The five obstacles Gingrich must overcome to win GOP nomination

Former House Speaker Newt Gingrich (R-Ga.) has Mitt Romney worried, but to defeat the former Massachusetts governor, he must clear major hurdles.

Gingrich’s vision for the future, his superb debating skills and his bashing of the media has won over many in the GOP base. Polls show that Gingrich is surging in the early states, and his timing could not be better.

In the 2007-2008 Republican primary, Sen. John McCain (R-Ariz.) started to mount his comeback around Thanksgiving. Like McCain, Gingrich is peaking at the right time.

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But all candidates have flaws, and Gingrich is no exception. The good news for Gingrich is that he recognizes that the spotlight is on him, and he has learned from the mistakes of Tim Pawlenty, Michele Bachmann and Rick Perry, who all stumbled when their campaigns were the hot stories.

Can Gingrich win the GOP nomination? Anything is possible in politics and Gingrich's numbers continue to rise. Yet, Romney is still the betting favorite. Intrade.com, a predictions market, pegs Romney’s chances of capturing the Republican nod at 45 percent while Gingrich is second at 35 percent.

The ex-Speaker’s chances will improve if he can clear the five obstacles standing in his way.

1. The Gingrich ego. Anyone who runs for president has a huge ego, but there is a perception that Gingrich’s ego is off the charts. Cartoonists are already having a field day with Gingrich’s opinion of himself.



It’s a good sign for a campaign that its candidate is the smartest guy in the room. But it’s bad news if the candidate lets everyone know it. Simply put, Gingrich gets under some people’s skin. He’s a great talker, though not a great listener — an essential attribute for a president.


Sen. Pat Roberts (R-Kan.), who served in the House from 1981 through 1996, told The Hill this week that Gingrich had an “ability to get people together and settle an issue by sheer will or intellectual dominance.”

Roberts acknowledged Gingrich has a “very strong personality, so maybe he rubbed somebody the wrong way.”

He has rubbed many people in the nation’s capital the wrong way. Romney has 47 endorsements from congressional Republicans; Gingrich has six. Endorsements in presidential races are overrated, though they are important.

The party's kingmakers are not in love with Romney, but they may unite to get behind him to thwart Gingrich's bid.

To defeat Romney, Gingrich must exhibit some humbleness. Republican voters will not nominate a candidate who is seen as arrogant.

2. Immigration. This issue represented the beginning of the end of Perry’s campaign. Gingrich is well aware that in politics, how you say something is a lot more important than what you are saying.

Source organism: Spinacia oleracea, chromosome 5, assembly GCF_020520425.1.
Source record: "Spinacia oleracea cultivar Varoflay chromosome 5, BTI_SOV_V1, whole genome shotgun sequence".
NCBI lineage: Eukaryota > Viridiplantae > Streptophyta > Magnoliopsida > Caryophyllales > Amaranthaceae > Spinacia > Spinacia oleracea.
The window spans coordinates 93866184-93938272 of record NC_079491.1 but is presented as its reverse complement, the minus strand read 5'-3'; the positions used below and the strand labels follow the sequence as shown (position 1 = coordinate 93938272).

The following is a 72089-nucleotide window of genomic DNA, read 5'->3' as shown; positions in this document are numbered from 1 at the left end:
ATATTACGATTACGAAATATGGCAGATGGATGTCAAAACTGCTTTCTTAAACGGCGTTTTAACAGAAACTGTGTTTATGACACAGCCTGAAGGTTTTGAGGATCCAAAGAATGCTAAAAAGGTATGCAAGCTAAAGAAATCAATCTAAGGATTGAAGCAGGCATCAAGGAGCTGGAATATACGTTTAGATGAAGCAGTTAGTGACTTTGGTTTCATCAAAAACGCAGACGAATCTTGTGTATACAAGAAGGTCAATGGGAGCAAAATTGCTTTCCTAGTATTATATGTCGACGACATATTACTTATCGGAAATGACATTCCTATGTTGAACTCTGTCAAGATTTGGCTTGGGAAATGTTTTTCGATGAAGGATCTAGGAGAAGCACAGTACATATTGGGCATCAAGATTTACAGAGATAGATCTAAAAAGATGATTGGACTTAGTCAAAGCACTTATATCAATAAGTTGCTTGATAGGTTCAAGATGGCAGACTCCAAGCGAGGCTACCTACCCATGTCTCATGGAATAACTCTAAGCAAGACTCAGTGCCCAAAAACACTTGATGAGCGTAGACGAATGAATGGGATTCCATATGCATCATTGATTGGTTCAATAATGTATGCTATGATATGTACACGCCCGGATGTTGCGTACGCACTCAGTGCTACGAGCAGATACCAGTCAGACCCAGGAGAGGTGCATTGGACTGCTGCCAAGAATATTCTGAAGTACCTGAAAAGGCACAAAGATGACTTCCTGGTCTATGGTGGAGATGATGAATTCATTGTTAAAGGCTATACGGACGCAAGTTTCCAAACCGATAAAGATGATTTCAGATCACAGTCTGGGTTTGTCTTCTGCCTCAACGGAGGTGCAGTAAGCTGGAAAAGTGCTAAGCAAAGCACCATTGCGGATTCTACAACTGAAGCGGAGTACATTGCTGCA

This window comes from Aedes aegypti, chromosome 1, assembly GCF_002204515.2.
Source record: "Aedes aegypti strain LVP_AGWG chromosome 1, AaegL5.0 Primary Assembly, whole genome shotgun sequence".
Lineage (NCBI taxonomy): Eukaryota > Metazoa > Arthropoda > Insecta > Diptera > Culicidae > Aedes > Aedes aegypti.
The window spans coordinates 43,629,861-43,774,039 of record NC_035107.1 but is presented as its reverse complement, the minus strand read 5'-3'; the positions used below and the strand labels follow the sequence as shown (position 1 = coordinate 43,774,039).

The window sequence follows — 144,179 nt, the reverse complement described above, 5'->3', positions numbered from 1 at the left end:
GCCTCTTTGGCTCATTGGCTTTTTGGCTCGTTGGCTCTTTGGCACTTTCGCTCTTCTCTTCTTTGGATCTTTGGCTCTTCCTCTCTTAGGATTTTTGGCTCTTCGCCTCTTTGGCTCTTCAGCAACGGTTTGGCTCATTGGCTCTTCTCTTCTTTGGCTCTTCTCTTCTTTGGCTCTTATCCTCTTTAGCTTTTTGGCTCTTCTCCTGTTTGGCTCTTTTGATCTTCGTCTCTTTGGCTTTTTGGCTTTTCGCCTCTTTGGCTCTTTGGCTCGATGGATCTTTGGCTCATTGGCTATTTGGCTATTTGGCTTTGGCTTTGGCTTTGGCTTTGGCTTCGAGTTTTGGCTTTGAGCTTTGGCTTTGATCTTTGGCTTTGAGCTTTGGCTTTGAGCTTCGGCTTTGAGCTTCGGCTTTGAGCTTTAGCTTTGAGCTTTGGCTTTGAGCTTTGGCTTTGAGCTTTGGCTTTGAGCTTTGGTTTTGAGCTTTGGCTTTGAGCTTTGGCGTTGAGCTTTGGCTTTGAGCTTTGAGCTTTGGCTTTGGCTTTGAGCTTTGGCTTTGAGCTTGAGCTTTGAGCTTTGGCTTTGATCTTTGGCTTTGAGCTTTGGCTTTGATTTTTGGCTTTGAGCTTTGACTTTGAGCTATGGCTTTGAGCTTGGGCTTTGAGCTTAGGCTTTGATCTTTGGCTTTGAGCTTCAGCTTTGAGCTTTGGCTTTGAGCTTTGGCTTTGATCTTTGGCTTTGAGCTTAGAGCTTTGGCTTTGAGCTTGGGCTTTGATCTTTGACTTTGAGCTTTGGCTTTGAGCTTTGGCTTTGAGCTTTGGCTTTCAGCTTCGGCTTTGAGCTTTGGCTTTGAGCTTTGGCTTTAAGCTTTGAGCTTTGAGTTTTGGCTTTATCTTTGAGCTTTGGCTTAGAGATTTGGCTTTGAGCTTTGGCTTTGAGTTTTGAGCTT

Gingrich and Perry are not hard-liners on immigration. But Perry suggested some in the party who disagree with him on immigration are heart-less. Gingrich, in contrast, handled the situation much better during a recent debate. A big difference between the two is that Perry is against a border fence while Gingrich just signed a pledge that he would finish one by 2013.

Regardless, Romney is to the right of both of them on this contentious issue, and that is a huge asset in the GOP primary.

3. Baggage. Fair or not, this is a word that is associated with Gingrich’s run. Gingrich has admitted cheating on his then-wife during the impeachment of then-President Clinton. And the former Speaker's firm reportedly raked in $1.6 million from Freddie Mac, a boogeyman to the right. He was also admonished by the House Ethics Committee in 1997. News stories about his wife Callista Gingrich spending $500,000 at Tiffany’s and his campaign staffers walking out on him earlier this year were devastating to his campaign. 

Despite all this, Gingrich's campaign is red-hot, though his competitors are going to intensify their attacks over the next month.

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4. Electability. Republicans nominated McCain in 2008 because they felt like he had the best chance to win. Can Gingrich win? Polls show he would be competitive against President Obama though by and large, Romney has the edge. Gingrich’s head-to-head matchups against Obama are far better than Herman Cain’s were during the peak of his run. Republicans privately say Romney and Gingrich are the only candidates who could effectively debate Obama.

5. Organization and money. Romney’s advantage here cannot be overstated. At the end of September, Gingrich’s campaign was in debt while Romney had more than $14.6 million cash on hand. Without doubt, Gingrich’s fundraising has benefited since his recent surge. But he’ll never be in Romney’s league in this category.

It’s worth noting that Mike Huckabee did not have Romney’s resources in 2008, but stunned him in Iowa. The triumph in Iowa was the high point of Huckabee’s campaign, which never had enough resources to nab the nomination.